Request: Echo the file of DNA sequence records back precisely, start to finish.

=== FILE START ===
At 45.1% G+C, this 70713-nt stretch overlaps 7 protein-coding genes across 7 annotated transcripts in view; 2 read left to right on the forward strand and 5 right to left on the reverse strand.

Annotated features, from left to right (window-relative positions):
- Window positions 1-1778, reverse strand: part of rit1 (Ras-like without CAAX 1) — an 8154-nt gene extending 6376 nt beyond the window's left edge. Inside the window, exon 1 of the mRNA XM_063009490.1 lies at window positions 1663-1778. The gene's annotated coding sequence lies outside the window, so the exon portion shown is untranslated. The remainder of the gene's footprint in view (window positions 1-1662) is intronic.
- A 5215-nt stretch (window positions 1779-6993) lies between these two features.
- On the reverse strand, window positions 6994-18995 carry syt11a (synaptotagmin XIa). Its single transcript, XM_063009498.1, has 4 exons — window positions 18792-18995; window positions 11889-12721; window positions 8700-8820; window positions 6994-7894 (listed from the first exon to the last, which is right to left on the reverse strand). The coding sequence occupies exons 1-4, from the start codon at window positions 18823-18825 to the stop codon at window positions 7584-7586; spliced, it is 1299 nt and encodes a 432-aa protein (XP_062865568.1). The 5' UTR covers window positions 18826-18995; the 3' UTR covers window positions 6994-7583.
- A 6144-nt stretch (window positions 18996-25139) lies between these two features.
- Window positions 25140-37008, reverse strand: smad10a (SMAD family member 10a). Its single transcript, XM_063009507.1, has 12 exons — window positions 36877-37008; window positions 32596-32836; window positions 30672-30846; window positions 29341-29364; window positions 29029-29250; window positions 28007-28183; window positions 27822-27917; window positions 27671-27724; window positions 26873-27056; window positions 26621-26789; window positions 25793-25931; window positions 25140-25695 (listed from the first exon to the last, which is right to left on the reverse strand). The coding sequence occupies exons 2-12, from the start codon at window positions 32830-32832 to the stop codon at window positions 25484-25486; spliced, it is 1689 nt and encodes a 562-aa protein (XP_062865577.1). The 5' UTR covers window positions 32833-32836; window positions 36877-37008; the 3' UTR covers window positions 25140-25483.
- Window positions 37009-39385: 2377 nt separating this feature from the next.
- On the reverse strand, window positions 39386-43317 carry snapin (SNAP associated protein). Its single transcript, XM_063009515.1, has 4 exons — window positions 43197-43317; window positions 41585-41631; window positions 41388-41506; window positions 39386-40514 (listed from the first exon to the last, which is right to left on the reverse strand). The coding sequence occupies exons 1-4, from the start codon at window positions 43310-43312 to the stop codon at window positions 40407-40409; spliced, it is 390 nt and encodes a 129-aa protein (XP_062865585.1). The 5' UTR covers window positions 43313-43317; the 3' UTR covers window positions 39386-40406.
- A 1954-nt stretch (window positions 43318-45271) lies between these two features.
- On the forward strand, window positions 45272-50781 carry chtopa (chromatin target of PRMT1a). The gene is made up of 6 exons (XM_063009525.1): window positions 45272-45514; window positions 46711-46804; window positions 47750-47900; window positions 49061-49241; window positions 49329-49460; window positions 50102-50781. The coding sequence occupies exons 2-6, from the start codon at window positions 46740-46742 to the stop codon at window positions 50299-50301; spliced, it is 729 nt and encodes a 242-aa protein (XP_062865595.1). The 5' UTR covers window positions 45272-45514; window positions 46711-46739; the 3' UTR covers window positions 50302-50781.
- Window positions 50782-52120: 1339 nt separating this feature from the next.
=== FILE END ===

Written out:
At 45.1% G+C, this 70713-nt stretch overlaps 7 protein-coding genes across 7 annotated transcripts in view; 2 read left to right on the forward strand and 5 right to left on the reverse strand.

Annotated features, from left to right (window-relative positions):
- Window positions 1-1778, reverse strand: part of rit1 (Ras-like without CAAX 1) — an 8154-nt gene extending 6376 nt beyond the window's left edge. Inside the window, exon 1 of the mRNA XM_063009490.1 lies at window positions 1663-1778. The gene's annotated coding sequence lies outside the window, so the exon portion shown is untranslated. The remainder of the gene's footprint in view (window positions 1-1662) is intronic.
- A 5215-nt stretch (window positions 1779-6993) lies between these two features.
- On the reverse strand, window positions 6994-18995 carry syt11a (synaptotagmin XIa). Its single transcript, XM_063009498.1, has 4 exons — window positions 18792-18995; window positions 11889-12721; window positions 8700-8820; window positions 6994-7894 (listed from the first exon to the last, which is right to left on the reverse strand). The coding sequence occupies exons 1-4, from the start codon at window positions 18823-18825 to the stop codon at window positions 7584-7586; spliced, it is 1299 nt and encodes a 432-aa protein (XP_062865568.1). The 5' UTR covers window positions 18826-18995; the 3' UTR covers window positions 6994-7583.
- A 6144-nt stretch (window positions 18996-25139) lies between these two features.
- Window positions 25140-37008, reverse strand: smad10a (SMAD family member 10a). Its single transcript, XM_063009507.1, has 12 exons — window positions 36877-37008; window positions 32596-32836; window positions 30672-30846; window positions 29341-29364; window positions 29029-29250; window positions 28007-28183; window positions 27822-27917; window positions 27671-27724; window positions 26873-27056; window positions 26621-26789; window positions 25793-25931; window positions 25140-25695 (listed from the first exon to the last, which is right to left on the reverse strand). The coding sequence occupies exons 2-12, from the start codon at window positions 32830-32832 to the stop codon at window positions 25484-25486; spliced, it is 1689 nt and encodes a 562-aa protein (XP_062865577.1). The 5' UTR covers window positions 32833-32836; window positions 36877-37008; the 3' UTR covers window positions 25140-25483.
- Window positions 37009-39385: 2377 nt separating this feature from the next.
- On the reverse strand, window positions 39386-43317 carry snapin (SNAP associated protein). Its single transcript, XM_063009515.1, has 4 exons — window positions 43197-43317; window positions 41585-41631; window positions 41388-41506; window positions 39386-40514 (listed from the first exon to the last, which is right to left on the reverse strand). The coding sequence occupies exons 1-4, from the start codon at window positions 43310-43312 to the stop codon at window positions 40407-40409; spliced, it is 390 nt and encodes a 129-aa protein (XP_062865585.1). The 5' UTR covers window positions 43313-43317; the 3' UTR covers window positions 39386-40406.
- A 1954-nt stretch (window positions 43318-45271) lies between these two features.
- On the forward strand, window positions 45272-50781 carry chtopa (chromatin target of PRMT1a). The gene is made up of 6 exons (XM_063009525.1): window positions 45272-45514; window positions 46711-46804; window positions 47750-47900; window positions 49061-49241; window positions 49329-49460; window positions 50102-50781. The coding sequence occupies exons 2-6, from the start codon at window positions 46740-46742 to the stop codon at window positions 50299-50301; spliced, it is 729 nt and encodes a 242-aa protein (XP_062865595.1). The 5' UTR covers window positions 45272-45514; window positions 46711-46739; the 3' UTR covers window positions 50302-50781.
- Window positions 50782-52120: 1339 nt separating this feature from the next.